Canada’s weirdest laws: ‘Footloose’ plot is a real Toronto bylaw that forbids immoral conduct in dancehalls

If you you’re going dancing in Toronto, Ont. make sure your conduct is impeccable!
If you you’re going dancing in Toronto, Ont. make sure your conduct is impeccable! (Photo: REUTERS/Mark Blinch)

If you you’re going dancing in Toronto, Ont. make sure your conduct is impeccable, or you may find yourself in trouble with the chief of police. That means no Dirty Dancing for you!

See: Canada’s weirdest laws: it’s illegal to challenge someone to a duel

There is actually a Toronto bylaw that forbids anyone of “loose” character from being in a dance hall during certain hours. It reads:

No person shall be allowed to be in such hall during dancing hours who, in the opinion of the Chief of Police or of any police officer or other person whom he or she may designate for such purpose, is of immoral character or conducts himself, or herself, in a loose, disorderly or improper manner.”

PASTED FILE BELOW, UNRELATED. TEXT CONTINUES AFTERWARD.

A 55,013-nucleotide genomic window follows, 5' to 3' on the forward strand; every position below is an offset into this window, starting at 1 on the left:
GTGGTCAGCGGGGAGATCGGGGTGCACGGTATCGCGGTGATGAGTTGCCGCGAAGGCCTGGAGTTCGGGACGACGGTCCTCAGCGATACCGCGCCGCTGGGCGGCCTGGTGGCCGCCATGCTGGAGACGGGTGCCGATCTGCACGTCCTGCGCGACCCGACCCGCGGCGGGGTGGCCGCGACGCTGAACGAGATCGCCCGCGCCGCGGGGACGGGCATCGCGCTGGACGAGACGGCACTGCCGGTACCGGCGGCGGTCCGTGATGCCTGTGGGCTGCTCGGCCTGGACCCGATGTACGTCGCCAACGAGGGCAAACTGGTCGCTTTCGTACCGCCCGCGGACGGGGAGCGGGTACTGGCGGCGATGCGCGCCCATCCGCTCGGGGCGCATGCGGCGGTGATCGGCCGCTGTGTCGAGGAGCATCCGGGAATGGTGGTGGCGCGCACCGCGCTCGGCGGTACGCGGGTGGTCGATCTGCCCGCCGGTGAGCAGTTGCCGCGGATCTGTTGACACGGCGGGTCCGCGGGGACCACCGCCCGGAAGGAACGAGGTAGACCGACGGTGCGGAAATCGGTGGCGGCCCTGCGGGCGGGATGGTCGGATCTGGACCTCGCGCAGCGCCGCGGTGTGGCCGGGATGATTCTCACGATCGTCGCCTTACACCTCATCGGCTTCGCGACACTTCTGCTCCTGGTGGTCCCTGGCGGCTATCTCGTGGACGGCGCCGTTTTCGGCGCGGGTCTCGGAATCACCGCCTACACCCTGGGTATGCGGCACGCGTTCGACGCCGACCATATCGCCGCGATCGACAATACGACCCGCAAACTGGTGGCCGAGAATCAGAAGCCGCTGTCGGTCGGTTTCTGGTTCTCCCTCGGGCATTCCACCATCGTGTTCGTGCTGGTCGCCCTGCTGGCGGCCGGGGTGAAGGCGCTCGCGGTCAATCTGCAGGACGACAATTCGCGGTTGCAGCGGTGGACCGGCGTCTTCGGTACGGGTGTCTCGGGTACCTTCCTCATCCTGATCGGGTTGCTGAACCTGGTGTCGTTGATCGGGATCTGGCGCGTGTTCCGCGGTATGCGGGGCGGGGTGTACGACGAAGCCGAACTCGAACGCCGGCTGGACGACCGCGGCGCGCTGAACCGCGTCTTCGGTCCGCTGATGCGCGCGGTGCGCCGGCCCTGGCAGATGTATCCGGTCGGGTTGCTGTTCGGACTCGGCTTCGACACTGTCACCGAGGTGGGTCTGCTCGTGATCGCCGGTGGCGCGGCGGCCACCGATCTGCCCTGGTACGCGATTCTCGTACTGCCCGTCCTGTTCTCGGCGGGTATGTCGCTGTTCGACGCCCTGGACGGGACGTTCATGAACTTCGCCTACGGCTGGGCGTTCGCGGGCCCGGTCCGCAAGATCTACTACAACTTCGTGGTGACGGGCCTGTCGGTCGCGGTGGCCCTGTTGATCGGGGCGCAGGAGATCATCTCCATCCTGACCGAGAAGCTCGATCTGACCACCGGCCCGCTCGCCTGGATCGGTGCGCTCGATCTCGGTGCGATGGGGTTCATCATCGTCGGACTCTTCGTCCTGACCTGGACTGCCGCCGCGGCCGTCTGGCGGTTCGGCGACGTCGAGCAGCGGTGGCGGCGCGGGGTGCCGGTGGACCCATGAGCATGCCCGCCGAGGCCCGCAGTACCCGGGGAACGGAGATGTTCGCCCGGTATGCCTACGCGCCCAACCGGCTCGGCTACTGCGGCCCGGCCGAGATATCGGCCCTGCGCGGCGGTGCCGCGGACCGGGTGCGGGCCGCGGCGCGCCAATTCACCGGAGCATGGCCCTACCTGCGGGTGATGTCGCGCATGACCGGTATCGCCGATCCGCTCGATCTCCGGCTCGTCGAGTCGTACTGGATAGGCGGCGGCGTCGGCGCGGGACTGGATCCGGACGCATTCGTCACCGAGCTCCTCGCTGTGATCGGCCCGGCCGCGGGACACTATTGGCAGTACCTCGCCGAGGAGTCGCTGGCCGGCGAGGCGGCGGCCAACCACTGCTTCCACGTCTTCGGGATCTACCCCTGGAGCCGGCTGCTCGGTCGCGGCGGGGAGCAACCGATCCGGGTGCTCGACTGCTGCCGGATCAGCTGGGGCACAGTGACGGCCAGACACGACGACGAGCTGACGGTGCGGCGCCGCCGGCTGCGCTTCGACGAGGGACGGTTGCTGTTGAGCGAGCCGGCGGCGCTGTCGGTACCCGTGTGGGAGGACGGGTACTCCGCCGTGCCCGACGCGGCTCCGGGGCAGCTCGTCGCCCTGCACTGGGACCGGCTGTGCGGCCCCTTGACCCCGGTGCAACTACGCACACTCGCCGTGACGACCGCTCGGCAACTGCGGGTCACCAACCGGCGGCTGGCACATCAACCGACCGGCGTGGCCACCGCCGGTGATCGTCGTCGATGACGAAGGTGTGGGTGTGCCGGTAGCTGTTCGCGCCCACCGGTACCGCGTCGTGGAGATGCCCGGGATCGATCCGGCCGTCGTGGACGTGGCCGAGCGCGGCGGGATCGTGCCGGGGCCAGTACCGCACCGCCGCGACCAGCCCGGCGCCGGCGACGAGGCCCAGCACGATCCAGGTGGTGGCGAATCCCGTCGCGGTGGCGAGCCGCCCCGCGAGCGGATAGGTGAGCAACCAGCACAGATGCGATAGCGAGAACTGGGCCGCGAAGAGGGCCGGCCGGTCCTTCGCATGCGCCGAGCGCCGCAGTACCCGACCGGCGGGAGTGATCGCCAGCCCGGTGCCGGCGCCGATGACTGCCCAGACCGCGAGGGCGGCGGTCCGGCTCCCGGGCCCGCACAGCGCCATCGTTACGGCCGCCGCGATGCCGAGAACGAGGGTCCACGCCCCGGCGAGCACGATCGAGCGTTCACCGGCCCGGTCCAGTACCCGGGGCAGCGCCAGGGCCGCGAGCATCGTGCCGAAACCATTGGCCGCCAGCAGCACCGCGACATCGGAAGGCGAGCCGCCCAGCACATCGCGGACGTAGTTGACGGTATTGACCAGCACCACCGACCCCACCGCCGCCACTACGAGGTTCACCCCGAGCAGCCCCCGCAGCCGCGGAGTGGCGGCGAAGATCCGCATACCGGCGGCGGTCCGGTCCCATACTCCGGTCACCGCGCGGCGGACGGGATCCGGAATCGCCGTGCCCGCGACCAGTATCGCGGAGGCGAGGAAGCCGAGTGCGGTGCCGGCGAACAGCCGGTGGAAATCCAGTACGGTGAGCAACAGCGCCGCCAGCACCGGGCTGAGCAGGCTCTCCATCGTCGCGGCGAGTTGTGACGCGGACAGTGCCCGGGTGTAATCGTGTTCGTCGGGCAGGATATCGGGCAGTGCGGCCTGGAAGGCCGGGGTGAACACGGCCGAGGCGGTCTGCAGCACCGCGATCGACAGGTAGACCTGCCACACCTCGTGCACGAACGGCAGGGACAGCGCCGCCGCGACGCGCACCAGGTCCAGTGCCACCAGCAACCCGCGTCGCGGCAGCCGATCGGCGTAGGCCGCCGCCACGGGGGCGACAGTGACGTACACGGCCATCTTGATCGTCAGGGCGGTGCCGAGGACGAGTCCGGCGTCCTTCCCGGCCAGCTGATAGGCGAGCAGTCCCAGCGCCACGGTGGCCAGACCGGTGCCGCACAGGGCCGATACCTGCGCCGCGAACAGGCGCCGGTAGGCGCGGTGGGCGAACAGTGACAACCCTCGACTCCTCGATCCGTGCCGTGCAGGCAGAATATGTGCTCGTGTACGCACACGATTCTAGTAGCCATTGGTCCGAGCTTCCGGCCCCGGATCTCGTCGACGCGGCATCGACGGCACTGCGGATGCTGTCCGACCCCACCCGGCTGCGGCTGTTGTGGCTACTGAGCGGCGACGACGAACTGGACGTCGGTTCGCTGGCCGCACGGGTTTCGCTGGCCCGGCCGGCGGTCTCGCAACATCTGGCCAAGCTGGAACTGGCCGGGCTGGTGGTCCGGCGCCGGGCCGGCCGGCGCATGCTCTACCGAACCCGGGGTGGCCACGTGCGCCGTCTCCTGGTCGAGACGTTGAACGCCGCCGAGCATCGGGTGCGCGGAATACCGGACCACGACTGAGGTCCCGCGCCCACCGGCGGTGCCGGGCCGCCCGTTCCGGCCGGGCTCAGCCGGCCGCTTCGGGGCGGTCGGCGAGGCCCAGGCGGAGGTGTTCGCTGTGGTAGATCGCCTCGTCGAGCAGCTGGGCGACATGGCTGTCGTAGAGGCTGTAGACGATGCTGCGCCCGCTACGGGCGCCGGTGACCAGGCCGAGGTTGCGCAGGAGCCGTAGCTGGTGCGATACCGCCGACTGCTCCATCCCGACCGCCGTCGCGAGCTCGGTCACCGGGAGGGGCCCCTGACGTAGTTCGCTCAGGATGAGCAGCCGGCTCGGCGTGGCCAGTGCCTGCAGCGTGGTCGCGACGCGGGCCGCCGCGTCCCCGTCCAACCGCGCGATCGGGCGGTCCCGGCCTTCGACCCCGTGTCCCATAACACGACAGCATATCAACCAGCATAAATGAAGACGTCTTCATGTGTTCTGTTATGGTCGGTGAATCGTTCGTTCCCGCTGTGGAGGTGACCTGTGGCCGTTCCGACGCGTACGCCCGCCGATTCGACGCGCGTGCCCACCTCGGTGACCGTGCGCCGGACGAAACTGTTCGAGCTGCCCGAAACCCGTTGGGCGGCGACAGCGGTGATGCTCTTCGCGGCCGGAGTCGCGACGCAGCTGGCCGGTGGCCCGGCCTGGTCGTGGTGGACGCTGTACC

So if you’re a Rebel Without a Cause à la James Dean’s 1955 teenage rabble-rousing movie character, or a lady of the night, you may want to stay away from dance halls.

This law is part of the Chapter 545 Licensing bylaw that spans 300 pages, and which Mayor John Tory has called “a complete mess,” in a May 2015 city hall speech.

Tory dubbed the licensing bylaw the “Franken-bylaw,” and said it needed a complete overhaul to get rid of archaic and ridiculous laws.

See: Canada’s weirdest laws: in P.E.I. you have to honk if you want to pass a car

Well, nearly two years later and this antiquated law is still on the books, even though Tory said in his speech that the city was reviewing the bylaw.

We’re not the only ones who think this law is comically outdated, as the dance hall bylaw was one of four he pointed to as being especially ridiculous.

What are dancing hours? What is a loose manner to behave oneself? Do we have better things to do with the time of our chief of police than deciding who is loose in dancing hours at dance halls?” Tory asked.

The punishment for breaking this law is a fine of up to $25,000, though it’s unlikely the chief of police is going to lurk around dance halls giving out fines.

Find a Lawyer